What’s the problem with subcutaneous fat?

What’s all the fuss about the fat, subcutaneous fat?

If the epidermis is the outer layer of skin, and the dermis is the middle layer of the skin. What’s the inner most layer of the skin?

That would be the subcutaneous fat layer. This is the third an inner most layer of the skin and probably the most talked about because people relate this to weight gain and loss. The subcutaneous fat is also referred to as the hypodermis, hypoderm, or superficial fascia.

So how do you know if you’ve incurred an injury in the subcutaneous fat area?

Most runners get a condition called plantar fascitis. This skin problem results in an inflammation to this region of the skin. You’ll be able to identify it immediately because the pain on the base of the foot is unbearable. It’s also possible to tear the fascia which is even more painful.

So, what’s the problem with subcutaneous fat?

Fat is the most talked about term but first there needs to be some clarification. Two types of fat

Subcutaneous fat

Giant Cell Neoplasm of Subcutaneous Tissue (Photo credit: euthman)

exist, subcutaneous and visceral. Take your hand and grab your skin and you’ve just identified the subcutaneous fat level. It’s always visible just below the skin.

If you need that sudden burst of energy, chances are you’re drawing it from the subcutaneous fat reservoir. But, this area also serves as a shock absorber for our bodies in additions to an energy reserve. As individuals, we all have fat existing subcutaneously because our body requires it to perform. It’s an integral part that makes up the fuel to run the engine, the human body.

What’s the problem with subcutaneous fat?

That lies in the over indulgence that creates over weight which can be unsightly and a health hazard. The problem we commonly run into is an over-accumulation of fatty tissue that becomes unsightly and a health hazard.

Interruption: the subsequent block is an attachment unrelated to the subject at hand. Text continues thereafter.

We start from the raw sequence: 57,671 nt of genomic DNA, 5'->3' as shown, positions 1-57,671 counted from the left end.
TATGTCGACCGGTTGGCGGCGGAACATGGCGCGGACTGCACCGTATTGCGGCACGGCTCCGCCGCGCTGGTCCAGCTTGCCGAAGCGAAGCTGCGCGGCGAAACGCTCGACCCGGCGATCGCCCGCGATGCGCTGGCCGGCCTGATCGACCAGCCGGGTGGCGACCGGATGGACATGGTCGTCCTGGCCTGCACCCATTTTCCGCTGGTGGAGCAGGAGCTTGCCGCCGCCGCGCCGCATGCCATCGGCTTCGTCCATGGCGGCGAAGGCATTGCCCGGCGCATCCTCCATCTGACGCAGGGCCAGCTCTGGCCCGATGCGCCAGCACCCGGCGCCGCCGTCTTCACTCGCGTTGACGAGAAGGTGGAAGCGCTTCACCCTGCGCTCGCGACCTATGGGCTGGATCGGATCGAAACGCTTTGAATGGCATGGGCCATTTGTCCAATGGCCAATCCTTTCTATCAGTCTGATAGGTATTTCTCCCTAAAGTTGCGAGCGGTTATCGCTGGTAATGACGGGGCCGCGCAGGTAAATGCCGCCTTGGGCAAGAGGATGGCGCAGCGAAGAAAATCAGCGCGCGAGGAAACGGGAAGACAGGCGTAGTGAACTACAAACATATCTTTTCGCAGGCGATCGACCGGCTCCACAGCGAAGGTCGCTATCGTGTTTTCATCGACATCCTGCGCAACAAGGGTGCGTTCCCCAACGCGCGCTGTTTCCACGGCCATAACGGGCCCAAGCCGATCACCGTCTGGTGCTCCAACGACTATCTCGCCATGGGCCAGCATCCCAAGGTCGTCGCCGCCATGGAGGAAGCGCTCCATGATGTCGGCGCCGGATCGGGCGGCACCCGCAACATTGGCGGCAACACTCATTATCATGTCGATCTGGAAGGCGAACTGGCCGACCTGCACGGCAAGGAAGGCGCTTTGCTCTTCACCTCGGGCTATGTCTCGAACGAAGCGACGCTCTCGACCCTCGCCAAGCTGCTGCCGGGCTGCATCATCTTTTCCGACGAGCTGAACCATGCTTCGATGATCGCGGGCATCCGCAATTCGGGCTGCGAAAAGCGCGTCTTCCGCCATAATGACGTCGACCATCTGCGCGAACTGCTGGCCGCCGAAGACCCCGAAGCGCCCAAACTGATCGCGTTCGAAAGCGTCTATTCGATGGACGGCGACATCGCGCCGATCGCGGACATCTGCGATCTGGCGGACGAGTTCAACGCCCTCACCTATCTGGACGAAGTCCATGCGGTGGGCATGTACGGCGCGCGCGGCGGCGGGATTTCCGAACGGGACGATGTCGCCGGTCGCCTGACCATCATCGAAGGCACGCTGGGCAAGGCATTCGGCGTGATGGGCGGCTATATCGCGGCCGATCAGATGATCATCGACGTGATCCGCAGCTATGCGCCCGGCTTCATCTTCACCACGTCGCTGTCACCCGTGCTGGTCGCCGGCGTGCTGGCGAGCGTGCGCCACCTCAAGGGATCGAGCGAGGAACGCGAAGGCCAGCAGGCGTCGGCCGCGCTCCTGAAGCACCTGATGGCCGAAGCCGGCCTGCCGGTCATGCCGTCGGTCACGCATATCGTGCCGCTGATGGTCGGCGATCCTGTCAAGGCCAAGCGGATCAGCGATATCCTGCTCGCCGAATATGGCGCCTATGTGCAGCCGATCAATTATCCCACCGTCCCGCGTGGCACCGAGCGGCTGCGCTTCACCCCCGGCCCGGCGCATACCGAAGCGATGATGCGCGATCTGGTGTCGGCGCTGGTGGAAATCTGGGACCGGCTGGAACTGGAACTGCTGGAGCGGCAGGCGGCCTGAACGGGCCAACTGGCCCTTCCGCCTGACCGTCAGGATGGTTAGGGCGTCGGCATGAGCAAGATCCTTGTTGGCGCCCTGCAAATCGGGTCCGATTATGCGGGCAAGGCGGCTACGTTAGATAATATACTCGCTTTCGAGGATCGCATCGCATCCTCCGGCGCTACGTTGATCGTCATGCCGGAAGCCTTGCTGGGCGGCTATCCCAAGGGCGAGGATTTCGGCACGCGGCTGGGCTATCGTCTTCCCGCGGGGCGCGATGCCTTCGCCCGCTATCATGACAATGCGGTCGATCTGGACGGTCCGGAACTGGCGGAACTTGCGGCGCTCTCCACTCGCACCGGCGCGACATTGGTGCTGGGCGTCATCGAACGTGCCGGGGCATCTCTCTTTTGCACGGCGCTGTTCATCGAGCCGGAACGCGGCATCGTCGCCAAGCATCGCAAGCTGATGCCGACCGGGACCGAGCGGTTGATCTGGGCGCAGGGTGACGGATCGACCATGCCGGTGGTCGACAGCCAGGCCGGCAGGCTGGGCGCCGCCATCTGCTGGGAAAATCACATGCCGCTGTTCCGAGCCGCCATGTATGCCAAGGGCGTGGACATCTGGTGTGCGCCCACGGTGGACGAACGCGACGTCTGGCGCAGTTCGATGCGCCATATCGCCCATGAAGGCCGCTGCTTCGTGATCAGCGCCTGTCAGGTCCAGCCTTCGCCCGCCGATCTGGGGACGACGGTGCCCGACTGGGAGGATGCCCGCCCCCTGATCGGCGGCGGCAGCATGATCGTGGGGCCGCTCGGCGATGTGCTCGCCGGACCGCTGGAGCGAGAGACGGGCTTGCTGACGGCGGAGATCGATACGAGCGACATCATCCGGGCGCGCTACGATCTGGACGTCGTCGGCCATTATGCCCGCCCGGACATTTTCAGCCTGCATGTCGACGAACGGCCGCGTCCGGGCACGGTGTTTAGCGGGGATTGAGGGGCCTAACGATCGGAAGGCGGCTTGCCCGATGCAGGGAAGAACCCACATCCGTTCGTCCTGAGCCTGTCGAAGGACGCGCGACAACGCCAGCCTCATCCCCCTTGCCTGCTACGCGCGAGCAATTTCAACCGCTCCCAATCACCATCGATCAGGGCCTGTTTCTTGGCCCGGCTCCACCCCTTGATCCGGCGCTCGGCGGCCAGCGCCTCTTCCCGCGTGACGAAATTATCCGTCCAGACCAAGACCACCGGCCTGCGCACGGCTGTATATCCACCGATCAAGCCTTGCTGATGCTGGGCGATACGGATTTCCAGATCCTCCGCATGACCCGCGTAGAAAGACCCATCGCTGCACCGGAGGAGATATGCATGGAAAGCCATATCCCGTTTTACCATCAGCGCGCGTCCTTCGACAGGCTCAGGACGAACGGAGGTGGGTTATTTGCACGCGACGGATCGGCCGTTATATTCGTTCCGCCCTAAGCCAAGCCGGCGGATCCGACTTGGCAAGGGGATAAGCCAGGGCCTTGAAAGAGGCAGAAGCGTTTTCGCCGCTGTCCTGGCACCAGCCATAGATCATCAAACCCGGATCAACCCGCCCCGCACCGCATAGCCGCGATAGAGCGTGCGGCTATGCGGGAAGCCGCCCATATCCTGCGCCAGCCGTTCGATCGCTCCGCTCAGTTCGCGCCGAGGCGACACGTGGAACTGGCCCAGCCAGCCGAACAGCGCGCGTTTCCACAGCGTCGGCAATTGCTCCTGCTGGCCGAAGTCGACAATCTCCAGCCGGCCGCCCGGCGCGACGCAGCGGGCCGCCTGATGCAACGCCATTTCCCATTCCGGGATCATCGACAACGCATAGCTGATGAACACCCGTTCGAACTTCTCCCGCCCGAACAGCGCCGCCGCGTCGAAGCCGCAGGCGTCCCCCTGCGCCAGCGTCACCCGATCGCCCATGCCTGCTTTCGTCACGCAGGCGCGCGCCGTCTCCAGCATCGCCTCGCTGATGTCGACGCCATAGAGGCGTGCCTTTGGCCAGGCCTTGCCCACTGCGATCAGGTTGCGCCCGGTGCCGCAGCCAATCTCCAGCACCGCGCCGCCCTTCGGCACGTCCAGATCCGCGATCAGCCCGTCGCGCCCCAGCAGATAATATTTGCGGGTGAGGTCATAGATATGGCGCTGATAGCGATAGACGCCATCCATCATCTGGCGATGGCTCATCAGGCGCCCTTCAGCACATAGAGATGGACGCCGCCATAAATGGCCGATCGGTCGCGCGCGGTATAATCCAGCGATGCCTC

Have you ever heard the term “pear shaped’ when referring to a person’s body?

If so, that’s a direct reference to the subcutaneous fat layer. Now, there are many ways to detect fat levels including genetics, calipers to measure percentage of body fat, hormones levels including estrogen production and androgen ratio but the most effective seems to be magnetic resonance imaging (mri) or computed tomography.

These methods provide and insight into being able to predict health issues based upon waist circumference and body mass index.

Now, the second and more serious type of fat is visceral fat. It can be more of a problem and this is where health related issues develop. It’s lives in the abdominal regions and attaches itself to your internal organs.

Visceral fat has tendencies to thrive near a major vein called the portal vein. This is important because the portal vein transports blood directly from the intestinal area to the liver. The end result is that the visceral fat releases free fatty acids which can influence the production of blood lipids. As such, such factors as good cholesterol (HDL, bad cholesterol (LDL), and insulin resistance are directly impacted by the visceral fat. Additionally, it can also impact such factors as high blood pressure constitutes the metabolic syndrome, a major risk factor for heart disease and stroke.

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References:

subcutaneous fat.